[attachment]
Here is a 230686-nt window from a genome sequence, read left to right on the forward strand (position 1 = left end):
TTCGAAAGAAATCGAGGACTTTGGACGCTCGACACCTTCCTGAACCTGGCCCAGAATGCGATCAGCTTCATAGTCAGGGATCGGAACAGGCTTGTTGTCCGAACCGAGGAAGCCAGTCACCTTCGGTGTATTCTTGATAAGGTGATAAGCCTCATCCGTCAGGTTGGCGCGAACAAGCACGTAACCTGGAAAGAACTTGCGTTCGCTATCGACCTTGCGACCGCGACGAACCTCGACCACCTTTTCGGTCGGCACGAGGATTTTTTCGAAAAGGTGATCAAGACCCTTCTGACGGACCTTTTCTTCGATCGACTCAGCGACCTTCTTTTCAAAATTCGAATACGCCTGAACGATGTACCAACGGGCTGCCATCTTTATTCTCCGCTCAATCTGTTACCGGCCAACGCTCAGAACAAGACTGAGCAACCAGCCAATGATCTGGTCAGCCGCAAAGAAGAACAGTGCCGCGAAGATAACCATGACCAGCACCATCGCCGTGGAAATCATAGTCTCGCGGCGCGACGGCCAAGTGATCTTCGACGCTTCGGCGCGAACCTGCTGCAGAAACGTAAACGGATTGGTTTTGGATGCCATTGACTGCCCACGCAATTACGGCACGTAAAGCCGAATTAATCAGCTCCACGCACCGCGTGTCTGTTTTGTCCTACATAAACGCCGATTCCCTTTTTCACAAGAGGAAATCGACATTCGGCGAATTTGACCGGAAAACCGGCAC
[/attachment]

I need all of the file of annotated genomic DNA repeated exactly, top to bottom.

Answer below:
Here is a 230686-nt window from a genome sequence, read left to right on the forward strand (position 1 = left end):
TTCGAAAGAAATCGAGGACTTTGGACGCTCGACACCTTCCTGAACCTGGCCCAGAATGCGATCAGCTTCATAGTCAGGGATCGGAACAGGCTTGTTGTCCGAACCGAGGAAGCCAGTCACCTTCGGTGTATTCTTGATAAGGTGATAAGCCTCATCCGTCAGGTTGGCGCGAACAAGCACGTAACCTGGAAAGAACTTGCGTTCGCTATCGACCTTGCGACCGCGACGAACCTCGACCACCTTTTCGGTCGGCACGAGGATTTTTTCGAAAAGGTGATCAAGACCCTTCTGACGGACCTTTTCTTCGATCGACTCAGCGACCTTCTTTTCAAAATTCGAATACGCCTGAACGATGTACCAACGGGCTGCCATCTTTATTCTCCGCTCAATCTGTTACCGGCCAACGCTCAGAACAAGACTGAGCAACCAGCCAATGATCTGGTCAGCCGCAAAGAAGAACAGTGCCGCGAAGATAACCATGACCAGCACCATCGCCGTGGAAATCATAGTCTCGCGGCGCGACGGCCAAGTGATCTTCGACGCTTCGGCGCGAACCTGCTGCAGAAACGTAAACGGATTGGTTTTGGATGCCATTGACTGCCCACGCAATTACGGCACGTAAAGCCGAATTAATCAGCTCCACGCACCGCGTGTCTGTTTTGTCCTACATAAACGCCGATTCCCTTTTTCACAAGAGGAAATCGACATTCGGCGAATTTGACCGGAAAACCGGCAC